It’s usually not that easy for big retail chains to win battles on Capitol Hill — particularly if they are trying to secure a benefit rather than fending off a tax or regulation. But with “financial reform,” Walgreens, Home Depot and even the infamous BP (a retailer through its ownership of gas stations) jumped into the fray using anti-Wall Street rhetoric and were able to lure lawmakers — knowingly or unknowingly — into inserting a provision that would give them a windfall at the expense of consumers.
An amendment introduced in May by Senator Richard Durbin, a Democrat from Illinois, requires the Federal Reserve Board to set “reasonable and proportional” interchange fees for debit cards. Interchange fees are what merchants pay to process these cards. The senator actually invoked the costs to the Deerfield, Ill.-based Walgreens, one of the biggest drugstore chains in the country, in arguing for his measure. “I had the C.E.O. of Walgreens contact me last week,” Senator Durbin related on the Senate floor, “and he told me that when they look at the expenses of Walgreens, …it turns out the fees that Walgreens pays to credit card companies is the fourth-largest item of cost for their business.”
Left unsaid was why these costs of doing business, as opposed to any other, should be controlled by the government. Retailers take credit and debit cards because they generate more revenue and decrease the risk of theft and fraud that comes with handling cash or checks. A recent study by the New America Foundation concluded that when the benefits of bank cards to merchants are accounted for, “accepting card payments more than pays for itself.”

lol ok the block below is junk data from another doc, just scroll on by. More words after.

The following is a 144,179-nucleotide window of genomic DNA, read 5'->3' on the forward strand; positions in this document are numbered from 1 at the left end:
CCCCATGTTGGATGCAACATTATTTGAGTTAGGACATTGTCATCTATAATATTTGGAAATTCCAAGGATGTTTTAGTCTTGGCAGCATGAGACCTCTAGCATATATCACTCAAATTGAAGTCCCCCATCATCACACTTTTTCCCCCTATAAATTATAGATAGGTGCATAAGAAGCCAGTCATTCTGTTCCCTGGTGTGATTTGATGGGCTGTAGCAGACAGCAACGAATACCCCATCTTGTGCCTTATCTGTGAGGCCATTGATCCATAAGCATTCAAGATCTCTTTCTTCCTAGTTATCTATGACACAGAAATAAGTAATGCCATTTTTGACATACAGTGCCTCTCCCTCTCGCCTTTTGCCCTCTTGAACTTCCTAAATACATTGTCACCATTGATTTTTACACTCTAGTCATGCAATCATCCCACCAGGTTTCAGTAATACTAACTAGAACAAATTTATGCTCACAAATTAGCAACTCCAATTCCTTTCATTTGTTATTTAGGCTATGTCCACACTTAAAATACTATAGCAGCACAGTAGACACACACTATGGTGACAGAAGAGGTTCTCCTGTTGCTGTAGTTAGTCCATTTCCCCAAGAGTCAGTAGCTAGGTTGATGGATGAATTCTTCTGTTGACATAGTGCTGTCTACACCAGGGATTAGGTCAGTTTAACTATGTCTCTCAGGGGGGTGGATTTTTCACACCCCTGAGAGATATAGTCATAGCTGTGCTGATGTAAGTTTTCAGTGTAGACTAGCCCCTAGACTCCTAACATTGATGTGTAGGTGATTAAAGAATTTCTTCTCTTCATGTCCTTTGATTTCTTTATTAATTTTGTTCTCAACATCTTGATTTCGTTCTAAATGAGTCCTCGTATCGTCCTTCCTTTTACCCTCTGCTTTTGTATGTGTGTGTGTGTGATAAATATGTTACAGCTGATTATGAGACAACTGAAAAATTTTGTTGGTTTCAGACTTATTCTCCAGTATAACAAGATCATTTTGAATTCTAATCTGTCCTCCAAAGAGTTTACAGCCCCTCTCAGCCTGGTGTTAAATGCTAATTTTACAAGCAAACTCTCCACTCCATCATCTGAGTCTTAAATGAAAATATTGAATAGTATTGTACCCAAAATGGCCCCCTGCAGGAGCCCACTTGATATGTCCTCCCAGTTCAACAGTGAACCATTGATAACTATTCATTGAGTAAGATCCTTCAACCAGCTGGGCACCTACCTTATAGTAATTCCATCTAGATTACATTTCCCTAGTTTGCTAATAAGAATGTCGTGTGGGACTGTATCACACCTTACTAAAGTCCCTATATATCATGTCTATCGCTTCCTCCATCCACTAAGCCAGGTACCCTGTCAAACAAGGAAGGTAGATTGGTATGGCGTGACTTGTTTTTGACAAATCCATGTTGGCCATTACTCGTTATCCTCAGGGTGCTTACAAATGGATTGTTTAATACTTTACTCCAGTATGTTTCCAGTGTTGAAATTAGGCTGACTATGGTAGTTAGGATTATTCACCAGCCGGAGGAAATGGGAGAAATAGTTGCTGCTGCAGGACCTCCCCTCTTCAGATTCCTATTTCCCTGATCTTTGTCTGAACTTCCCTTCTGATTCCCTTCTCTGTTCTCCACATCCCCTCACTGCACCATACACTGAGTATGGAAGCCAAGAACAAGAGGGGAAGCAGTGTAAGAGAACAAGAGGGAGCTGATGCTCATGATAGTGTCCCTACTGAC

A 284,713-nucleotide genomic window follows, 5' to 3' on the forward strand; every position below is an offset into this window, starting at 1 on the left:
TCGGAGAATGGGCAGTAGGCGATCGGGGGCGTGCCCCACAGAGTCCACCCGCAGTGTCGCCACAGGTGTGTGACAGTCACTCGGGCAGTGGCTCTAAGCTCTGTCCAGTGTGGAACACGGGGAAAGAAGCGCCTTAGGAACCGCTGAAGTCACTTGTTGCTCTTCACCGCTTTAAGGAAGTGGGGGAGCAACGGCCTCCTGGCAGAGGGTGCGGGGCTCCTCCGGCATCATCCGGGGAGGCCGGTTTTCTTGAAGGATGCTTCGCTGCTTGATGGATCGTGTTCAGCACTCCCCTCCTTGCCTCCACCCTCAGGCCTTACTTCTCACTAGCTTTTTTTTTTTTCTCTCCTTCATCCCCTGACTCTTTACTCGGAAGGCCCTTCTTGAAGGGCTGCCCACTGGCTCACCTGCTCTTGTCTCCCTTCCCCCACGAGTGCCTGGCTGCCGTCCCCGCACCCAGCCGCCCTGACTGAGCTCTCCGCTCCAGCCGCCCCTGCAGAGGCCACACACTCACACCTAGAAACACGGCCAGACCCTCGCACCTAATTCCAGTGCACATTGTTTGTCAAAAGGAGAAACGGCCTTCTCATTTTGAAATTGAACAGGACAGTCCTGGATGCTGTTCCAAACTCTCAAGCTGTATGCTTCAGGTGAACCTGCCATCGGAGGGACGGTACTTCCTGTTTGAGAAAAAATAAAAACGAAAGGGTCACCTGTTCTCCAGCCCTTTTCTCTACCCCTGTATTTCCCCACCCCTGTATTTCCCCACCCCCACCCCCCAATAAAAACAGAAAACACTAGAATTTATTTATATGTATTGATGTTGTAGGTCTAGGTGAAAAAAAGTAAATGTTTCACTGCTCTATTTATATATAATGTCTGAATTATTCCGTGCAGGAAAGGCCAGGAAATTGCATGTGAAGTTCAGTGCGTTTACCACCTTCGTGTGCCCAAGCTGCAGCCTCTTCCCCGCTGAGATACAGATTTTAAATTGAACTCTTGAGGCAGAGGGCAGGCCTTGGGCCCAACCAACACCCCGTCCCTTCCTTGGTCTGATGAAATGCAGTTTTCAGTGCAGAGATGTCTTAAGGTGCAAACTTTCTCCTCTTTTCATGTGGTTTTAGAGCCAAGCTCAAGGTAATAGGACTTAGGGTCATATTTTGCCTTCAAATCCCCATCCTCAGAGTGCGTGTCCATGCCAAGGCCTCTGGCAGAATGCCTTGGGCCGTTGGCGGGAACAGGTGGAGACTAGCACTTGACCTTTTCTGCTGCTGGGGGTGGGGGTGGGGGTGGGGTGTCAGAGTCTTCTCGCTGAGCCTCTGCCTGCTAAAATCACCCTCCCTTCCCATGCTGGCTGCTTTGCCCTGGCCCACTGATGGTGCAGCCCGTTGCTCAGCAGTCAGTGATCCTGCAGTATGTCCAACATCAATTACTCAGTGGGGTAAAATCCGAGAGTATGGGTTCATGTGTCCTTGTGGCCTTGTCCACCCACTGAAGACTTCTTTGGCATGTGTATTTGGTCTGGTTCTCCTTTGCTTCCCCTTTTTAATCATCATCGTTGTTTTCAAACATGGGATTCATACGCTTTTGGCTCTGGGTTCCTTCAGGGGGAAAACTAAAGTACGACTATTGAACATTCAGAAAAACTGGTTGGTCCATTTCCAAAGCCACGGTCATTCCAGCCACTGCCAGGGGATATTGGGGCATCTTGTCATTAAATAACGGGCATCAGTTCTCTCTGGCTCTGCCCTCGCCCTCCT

But in the rush to get the “fat cats” from Wall Street, the Senate bestowed this favor on fat cat merchants. The vote count was interesting. Eleven Democrats voted against Senator Durbin’s amendment, but 17 Republicans voted for it. Those Republicans supporting the measure included normally stalwart conservatives like David Vitter of Louisiana and John Barrasso of Wyoming, who suddenly found that they didn’t mind price controls that much when big merchant muscle was behind them.
So the merchants were the winner in this battle, but overwhelming empirical evidence indicates consumers — whom this bill is ostensibly aimed at protecting — will lose out. Congress’ Government Accountability Office found last November, that after interchange price caps were pushed through in Australia, card issuers “reduced rewards and raised annual fees” for Australian card holders. And it found no evidence of the $1 billion in savings that merchants received as a result of lower fees being passed on to consumers in the form of lower retail prices.